The ban on wearing the Islamic veil in Chad after the attacks divides Muslims


N’Djamena (AFP) – Chad’s decision to ban women from wearing the Islamic veil, which came two days after bloody suicide attacks hit the capital, has divided Muslims, but the government is defending it as part of of an anti-terrorism strategy.

“The wearing of the burqa must cease immediately from today,” Prime Minister Kalzeube Pahimi Deubet told religious leaders on Wednesday, after the twin bombings killed 33 and injured more than 100 in the capital N’Djamena.

No one has claimed responsibility for the attacks, but authorities blame the Nigerian jihadist group Boko Haram, which has carried out numerous suicide bombings inside Nigeria over the past six years, sometimes by women who hid explosives under modest outer clothing.

The Chadian army led a regional military effort to fight Boko Haram as the militant sect expanded its activities beyond Nigeria’s northeastern borders. After Monday’s explosions, the Chadian air force bombed Boko Haram positions inside Nigeria.

Many Muslim women in N’Djamena wear the full veil with only the eyes exposed, known as the niqab, which is usually black. But Deubet forbids any garment “of which only the eyes are visible”.

In a country where Muslims make up 53% of the population – Christians make up 35% – the ban on the Islamic veil, including the burqa covering the full face, has drawn mixed reactions.

Abdelsadick Djidda, a 45-year-old teacher, said the decision was “made for our safety”.

“Wearing the burqa does not stem from Chadian culture,” he said. “It comes from elsewhere. And it is not recommended anywhere in the holy book (the Koran).”

Jidda added: “As a Muslim, I think people are going a bit too far with this cover-up.”

– ‘Seize all the burqas on sale’ –

Other Muslims are shocked by the decision, which comes as the holy fasting month of Ramadan begins.

Hassan Barka, a mechanic, said he did not see the connection between the burqa and terrorism.

“It’s not people in burkas who commit assaults and this outfit has become customary for many Chadians,” said Barka, a mechanic. “It is difficult to implement this decision. Maybe it takes time to educate the public.

The harsh ban is a first in Africa. Some countries like Tunisia have ordered similar measures before due to a growing risk of terrorist attacks, but these were partial and temporary measures.

The Chadian regime ordered security forces “to enter the markets and seize all the burqas on sale and burn them”, while warning of arrest and summary trial anyone caught wearing the veil and of the dress.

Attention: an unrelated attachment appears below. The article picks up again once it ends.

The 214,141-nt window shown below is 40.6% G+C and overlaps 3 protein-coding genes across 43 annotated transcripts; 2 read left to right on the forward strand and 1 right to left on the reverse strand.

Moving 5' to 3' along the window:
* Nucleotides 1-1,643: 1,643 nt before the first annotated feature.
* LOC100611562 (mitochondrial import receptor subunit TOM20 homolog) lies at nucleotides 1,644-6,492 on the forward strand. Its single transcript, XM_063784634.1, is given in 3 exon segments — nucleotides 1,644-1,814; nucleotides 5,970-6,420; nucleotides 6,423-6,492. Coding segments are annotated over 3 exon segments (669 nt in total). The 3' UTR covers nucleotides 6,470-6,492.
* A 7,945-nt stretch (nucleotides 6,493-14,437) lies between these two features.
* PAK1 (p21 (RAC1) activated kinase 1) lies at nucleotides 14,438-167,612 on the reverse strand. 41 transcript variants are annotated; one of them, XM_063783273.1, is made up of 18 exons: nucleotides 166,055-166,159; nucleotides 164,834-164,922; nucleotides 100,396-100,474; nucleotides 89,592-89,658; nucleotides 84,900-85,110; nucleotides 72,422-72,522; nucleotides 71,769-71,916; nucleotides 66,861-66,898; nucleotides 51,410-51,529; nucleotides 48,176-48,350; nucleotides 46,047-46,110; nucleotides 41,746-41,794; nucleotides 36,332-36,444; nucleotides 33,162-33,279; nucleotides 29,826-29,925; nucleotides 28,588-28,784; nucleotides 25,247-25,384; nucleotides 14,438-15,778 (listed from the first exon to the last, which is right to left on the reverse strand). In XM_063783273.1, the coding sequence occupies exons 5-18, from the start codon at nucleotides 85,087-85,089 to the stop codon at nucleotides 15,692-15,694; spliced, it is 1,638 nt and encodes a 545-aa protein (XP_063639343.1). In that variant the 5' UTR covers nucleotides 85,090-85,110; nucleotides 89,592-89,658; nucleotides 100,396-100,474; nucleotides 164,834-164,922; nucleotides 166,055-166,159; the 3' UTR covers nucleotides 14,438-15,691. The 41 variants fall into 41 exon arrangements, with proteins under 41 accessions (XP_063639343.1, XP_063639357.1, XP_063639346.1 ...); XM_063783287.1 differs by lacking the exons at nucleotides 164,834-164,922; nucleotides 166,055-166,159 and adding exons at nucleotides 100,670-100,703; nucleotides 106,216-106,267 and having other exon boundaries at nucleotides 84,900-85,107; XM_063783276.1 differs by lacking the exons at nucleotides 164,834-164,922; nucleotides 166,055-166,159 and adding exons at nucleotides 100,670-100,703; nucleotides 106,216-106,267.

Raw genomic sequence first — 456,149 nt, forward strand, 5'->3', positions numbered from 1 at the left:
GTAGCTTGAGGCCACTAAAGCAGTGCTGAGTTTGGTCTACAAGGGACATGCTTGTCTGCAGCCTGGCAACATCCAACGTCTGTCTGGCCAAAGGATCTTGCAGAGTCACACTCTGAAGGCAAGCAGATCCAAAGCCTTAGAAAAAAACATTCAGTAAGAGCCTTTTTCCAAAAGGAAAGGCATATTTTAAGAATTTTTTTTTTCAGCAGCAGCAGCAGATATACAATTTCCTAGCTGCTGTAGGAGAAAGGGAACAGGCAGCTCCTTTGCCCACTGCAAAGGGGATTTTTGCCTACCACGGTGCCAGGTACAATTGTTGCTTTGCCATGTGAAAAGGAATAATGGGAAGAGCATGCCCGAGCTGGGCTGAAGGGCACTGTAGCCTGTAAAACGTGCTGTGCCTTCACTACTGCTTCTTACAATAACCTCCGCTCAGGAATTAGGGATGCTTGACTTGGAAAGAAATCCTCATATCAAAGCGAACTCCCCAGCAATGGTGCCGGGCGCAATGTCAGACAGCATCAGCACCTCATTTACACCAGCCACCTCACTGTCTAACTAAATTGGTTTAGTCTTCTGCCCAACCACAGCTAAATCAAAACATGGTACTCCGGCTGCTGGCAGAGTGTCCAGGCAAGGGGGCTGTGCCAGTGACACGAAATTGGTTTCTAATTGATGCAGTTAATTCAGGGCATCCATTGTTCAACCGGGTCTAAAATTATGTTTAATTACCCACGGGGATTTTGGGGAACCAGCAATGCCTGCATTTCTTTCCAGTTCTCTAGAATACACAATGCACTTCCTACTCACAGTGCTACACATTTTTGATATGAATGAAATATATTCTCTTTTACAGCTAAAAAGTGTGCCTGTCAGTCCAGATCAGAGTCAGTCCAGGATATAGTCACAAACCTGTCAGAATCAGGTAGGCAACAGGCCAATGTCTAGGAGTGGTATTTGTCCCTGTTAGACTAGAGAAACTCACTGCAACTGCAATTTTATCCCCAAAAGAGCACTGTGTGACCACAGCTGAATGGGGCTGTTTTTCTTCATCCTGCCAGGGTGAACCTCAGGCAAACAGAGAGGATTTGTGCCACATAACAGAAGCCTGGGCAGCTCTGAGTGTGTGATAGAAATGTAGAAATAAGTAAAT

“The Supreme Council for Islamic Affairs (CSAI) believes that the government’s decision is not contrary to the principles of Islam,” said influential CSAI president Cheick Hussein Hassan Abakar.

In a poor nation that bears deep scars after bloody inter-religious clashes during a civil war in 1979-1982, President Idriss Deby Itno has long been suspicious of the emergence of extremist movements.

In power since 1990, when he overthrew dictator Hissène Habré – who is due to stand trial in Senegal for crimes against humanity on July 20 – Deby has repeatedly stressed that “the secular nature of the state is a essential value”.

– “Very tolerant Islam” –

“We are lucky to have a very tolerant Islam. Muslims in Chad are mostly Sufis, they are pacifists,” said the secretary general of King Fayçal University in N’Djamena, Abakar Walar Modou.

“But Islam can be manipulated. During (the civil war), politicians tried to throw Christians and Muslims into chaos,” he recalled.

While Boko Haram is gaining ground towards N’Djamena, bordering a narrow Cameroonian strip which separates it from Nigeria, the authorities have redoubled their surveillance of the capital.

The regime seeks to prevent radical Islam from taking root in Chad, where conservative Wahhabis and Salafis make up between 5 and 10 percent of Muslims, according to the US State Department.

“The Boko Haram phenomenon has so far had no impact on the population, but the risk is there,” warned Walar Modou.

“The CSAI closely monitors Koranic teachings, preaching in mosques and even the radio,” he added.

Last March, the authorities dissolved a Salafist association considered a risk to public order. The international watchdog Freedom House reported in 2013 the banning of some Islamic charities operating in poor neighborhoods.

“The outright banning of an association is not a solution,” said Walar Modou. “You can’t stop an ideology that way, it causes frustration.”


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